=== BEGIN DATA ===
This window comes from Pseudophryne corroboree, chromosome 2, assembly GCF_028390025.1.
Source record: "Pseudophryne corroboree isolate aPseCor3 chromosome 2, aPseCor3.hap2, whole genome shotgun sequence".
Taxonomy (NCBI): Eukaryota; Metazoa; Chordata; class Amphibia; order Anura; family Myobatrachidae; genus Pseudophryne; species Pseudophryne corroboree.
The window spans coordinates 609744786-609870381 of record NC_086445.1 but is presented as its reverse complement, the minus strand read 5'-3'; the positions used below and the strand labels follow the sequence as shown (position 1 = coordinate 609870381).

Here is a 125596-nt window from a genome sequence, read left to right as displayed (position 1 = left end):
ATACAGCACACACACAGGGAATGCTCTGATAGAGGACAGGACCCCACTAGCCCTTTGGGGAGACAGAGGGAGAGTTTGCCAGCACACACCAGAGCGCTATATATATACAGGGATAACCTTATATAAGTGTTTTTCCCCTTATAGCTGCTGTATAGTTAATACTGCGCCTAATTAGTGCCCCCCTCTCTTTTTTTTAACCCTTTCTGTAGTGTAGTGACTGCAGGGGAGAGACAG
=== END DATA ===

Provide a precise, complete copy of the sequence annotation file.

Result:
This window comes from Pseudophryne corroboree, chromosome 2, assembly GCF_028390025.1.
Source record: "Pseudophryne corroboree isolate aPseCor3 chromosome 2, aPseCor3.hap2, whole genome shotgun sequence".
Taxonomy (NCBI): Eukaryota; Metazoa; Chordata; class Amphibia; order Anura; family Myobatrachidae; genus Pseudophryne; species Pseudophryne corroboree.
The window spans coordinates 609744786-609870381 of record NC_086445.1 but is presented as its reverse complement, the minus strand read 5'-3'; the positions used below and the strand labels follow the sequence as shown (position 1 = coordinate 609870381).

Here is a 125596-nt window from a genome sequence, read left to right as displayed (position 1 = left end):
ATACAGCACACACACAGGGAATGCTCTGATAGAGGACAGGACCCCACTAGCCCTTTGGGGAGACAGAGGGAGAGTTTGCCAGCACACACCAGAGCGCTATATATATACAGGGATAACCTTATATAAGTGTTTTTCCCCTTATAGCTGCTGTATAGTTAATACTGCGCCTAATTAGTGCCCCCCTCTCTTTTTTTTAACCCTTTCTGTAGTGTAGTGACTGCAGGGGAGAGACAG